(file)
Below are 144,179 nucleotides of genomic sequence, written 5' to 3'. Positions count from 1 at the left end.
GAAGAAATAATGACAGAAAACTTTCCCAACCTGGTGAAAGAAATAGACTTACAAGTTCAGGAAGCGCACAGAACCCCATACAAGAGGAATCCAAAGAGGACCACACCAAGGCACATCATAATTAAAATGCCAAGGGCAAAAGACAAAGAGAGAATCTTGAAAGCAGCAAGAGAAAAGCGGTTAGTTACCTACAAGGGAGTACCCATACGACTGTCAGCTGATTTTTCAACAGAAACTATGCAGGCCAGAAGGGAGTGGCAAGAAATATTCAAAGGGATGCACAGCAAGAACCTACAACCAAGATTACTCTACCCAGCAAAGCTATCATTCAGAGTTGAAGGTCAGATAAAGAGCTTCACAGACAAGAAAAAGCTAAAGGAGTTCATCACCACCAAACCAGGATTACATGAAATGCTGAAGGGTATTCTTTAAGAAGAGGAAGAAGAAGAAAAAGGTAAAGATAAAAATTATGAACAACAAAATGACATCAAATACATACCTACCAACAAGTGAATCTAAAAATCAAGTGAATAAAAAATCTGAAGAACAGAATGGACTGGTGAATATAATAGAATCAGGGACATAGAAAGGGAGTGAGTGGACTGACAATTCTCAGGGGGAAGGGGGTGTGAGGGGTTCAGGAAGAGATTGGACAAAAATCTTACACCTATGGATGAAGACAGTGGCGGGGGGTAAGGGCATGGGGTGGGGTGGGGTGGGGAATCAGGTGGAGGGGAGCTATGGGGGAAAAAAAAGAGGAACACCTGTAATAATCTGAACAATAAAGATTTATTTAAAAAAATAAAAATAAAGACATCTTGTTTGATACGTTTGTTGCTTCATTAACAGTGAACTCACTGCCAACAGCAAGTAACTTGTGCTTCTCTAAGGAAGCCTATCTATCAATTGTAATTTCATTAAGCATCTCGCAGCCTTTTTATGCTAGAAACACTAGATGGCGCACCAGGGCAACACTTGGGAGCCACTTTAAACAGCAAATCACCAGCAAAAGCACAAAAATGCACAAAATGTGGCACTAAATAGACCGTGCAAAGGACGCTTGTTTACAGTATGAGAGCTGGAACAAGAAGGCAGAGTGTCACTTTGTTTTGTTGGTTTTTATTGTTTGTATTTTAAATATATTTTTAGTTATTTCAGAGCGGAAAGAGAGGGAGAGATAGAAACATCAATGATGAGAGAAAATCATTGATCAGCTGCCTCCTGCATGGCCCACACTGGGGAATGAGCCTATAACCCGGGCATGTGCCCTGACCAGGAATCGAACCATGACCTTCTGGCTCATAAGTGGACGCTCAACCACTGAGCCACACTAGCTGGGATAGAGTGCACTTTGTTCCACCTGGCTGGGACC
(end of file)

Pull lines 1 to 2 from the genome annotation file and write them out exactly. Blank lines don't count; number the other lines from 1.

Below are 144,179 nucleotides of genomic sequence, written 5' to 3'. Positions count from 1 at the left end.
GAAGAAATAATGACAGAAAACTTTCCCAACCTGGTGAAAGAAATAGACTTACAAGTTCAGGAAGCGCACAGAACCCCATACAAGAGGAATCCAAAGAGGACCACACCAAGGCACATCATAATTAAAATGCCAAGGGCAAAAGACAAAGAGAGAATCTTGAAAGCAGCAAGAGAAAAGCGGTTAGTTACCTACAAGGGAGTACCCATACGACTGTCAGCTGATTTTTCAACAGAAACTATGCAGGCCAGAAGGGAGTGGCAAGAAATATTCAAAGGGATGCACAGCAAGAACCTACAACCAAGATTACTCTACCCAGCAAAGCTATCATTCAGAGTTGAAGGTCAGATAAAGAGCTTCACAGACAAGAAAAAGCTAAAGGAGTTCATCACCACCAAACCAGGATTACATGAAATGCTGAAGGGTATTCTTTAAGAAGAGGAAGAAGAAGAAAAAGGTAAAGATAAAAATTATGAACAACAAAATGACATCAAATACATACCTACCAACAAGTGAATCTAAAAATCAAGTGAATAAAAAATCTGAAGAACAGAATGGACTGGTGAATATAATAGAATCAGGGACATAGAAAGGGAGTGAGTGGACTGACAATTCTCAGGGGGAAGGGGGTGTGAGGGGTTCAGGAAGAGATTGGACAAAAATCTTACACCTATGGATGAAGACAGTGGCGGGGGGTAAGGGCATGGGGTGGGGTGGGGTGGGGAATCAGGTGGAGGGGAGCTATGGGGGAAAAAAAAGAGGAACACCTGTAATAATCTGAACAATAAAGATTTATTTAAAAAAATAAAAATAAAGACATCTTGTTTGATACGTTTGTTGCTTCATTAACAGTGAACTCACTGCCAACAGCAAGTAACTTGTGCTTCTCTAAGGAAGCCTATCTATCAATTGTAATTTCATTAAGCATCTCGCAGCCTTTTTATGCTAGAAACACTAGATGGCGCACCAGGGCAACACTTGGGAGCCACTTTAAACAGCAAATCACCAGCAAAAGCACAAAAATGCACAAAATGTGGCACTAAATAGACCGTGCAAAGGACGCTTGTTTACAGTATGAGAGCTGGAACAAGAAGGCAGAGTGTCACTTTGTTTTGTTGGTTTTTATTGTTTGTATTTTAAATATATTTTTAGTTATTTCAGAGCGGAAAGAGAGGGAGAGATAGAAACATCAATGATGAGAGAAAATCATTGATCAGCTGCCTCCTGCATGGCCCACACTGGGGAATGAGCCTATAACCCGGGCATGTGCCCTGACCAGGAATCGAACCATGACCTTCTGGCTCATAAGTGGACGCTCAACCACTGAGCCACACTAGCTGGGATAGAGTGCACTTTGTTCCACCTGGCTGGGACC